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"Hi, my name is Ashley Vactor and I am an Oreoholic."
No, but seriously. Whenever people ask me to describe myself, I usually always make it a point to say I am an Oreo-lover or that I am Oreo-obsessed. If I have a box of Oreos within reach, you better believe I will eat that box of Oreos in its entirety.
I used to think it was because I have zero willpower. It even got to the point where I would only allow myself to buy a sleeve of them, so I would be limited to those 10 cookies. There is just something about those chocolate, cream-filled little pieces of heaven that I simply cannot resist. "Just one more cookie," I often tell myself as I'm already grabbing the next one.
But why? Why am I so in love with America's Favorite Cookie? (I mean, honestly, with a slogan like that -- how could you resist?)
Turns out, there are so many people like me that Connecticut College decided to do a study just to answer that question.
Hold onto your cookies, everybody -- Oreos in almost the exact same way drugs do. Kind of crazy, right?
The experiment tracked rats’ behaviors while going through a maze. On one side of the maze there were Oreos. On the other side of the maze, rice cakes. In a second test group, one side of the maze provided cocaine or morphine, and the other provided saline. Of course, the rats migrated to the Oreos/drug side way more than the healthy side. Why? Oreos and drugs are more stimulating to the parts of the brain than rice crackers -- duh. Actually, researchers found that Oreos activated more cells than the drugs. And Oreos aren’t alone. Most high-fat/high-sugar foods cause the same cranial activity.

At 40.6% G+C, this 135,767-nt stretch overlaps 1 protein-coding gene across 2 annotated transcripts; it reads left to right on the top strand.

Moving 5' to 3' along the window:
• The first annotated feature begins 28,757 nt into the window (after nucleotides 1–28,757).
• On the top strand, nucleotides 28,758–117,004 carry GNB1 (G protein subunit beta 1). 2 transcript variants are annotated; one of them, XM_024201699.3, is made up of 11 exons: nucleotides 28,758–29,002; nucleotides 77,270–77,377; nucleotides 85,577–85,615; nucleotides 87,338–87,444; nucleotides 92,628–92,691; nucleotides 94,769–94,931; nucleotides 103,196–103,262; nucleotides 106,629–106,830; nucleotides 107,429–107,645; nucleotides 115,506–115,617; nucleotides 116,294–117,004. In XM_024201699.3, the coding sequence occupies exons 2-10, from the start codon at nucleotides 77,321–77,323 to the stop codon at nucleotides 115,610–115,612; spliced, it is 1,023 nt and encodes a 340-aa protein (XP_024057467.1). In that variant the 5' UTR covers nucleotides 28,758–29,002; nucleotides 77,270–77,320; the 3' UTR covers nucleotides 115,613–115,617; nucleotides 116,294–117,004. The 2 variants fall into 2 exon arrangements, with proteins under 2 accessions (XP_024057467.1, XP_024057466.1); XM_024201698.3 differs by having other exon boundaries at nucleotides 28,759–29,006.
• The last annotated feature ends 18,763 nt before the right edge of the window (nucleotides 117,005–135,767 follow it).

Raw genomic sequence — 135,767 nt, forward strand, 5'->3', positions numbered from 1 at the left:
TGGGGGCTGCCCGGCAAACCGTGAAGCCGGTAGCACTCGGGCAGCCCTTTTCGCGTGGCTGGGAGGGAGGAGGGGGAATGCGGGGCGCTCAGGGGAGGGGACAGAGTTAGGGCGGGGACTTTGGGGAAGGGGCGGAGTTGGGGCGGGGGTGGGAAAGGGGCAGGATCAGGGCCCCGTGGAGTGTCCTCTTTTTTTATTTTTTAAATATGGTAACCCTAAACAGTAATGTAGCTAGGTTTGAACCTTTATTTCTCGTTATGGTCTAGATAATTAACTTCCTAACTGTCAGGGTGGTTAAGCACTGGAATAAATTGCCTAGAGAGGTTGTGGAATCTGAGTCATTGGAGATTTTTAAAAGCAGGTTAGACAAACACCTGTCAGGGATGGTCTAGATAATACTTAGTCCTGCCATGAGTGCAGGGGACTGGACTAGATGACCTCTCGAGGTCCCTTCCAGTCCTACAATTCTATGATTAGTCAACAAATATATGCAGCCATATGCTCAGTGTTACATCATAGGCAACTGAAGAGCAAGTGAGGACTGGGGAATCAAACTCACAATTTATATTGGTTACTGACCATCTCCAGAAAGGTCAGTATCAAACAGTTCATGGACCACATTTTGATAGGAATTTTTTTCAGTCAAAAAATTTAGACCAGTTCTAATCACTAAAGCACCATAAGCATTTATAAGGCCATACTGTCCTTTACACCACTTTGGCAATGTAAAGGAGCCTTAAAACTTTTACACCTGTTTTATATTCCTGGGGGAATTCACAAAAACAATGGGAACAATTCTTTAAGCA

While I am not going to stop eating Oreos anytime soon, it does raise some interesting questions. Should there be a cap on fat and sugar content allowed in food? Why are companies allowed to do this to us? Is there a Cookies Anonymous that I can join?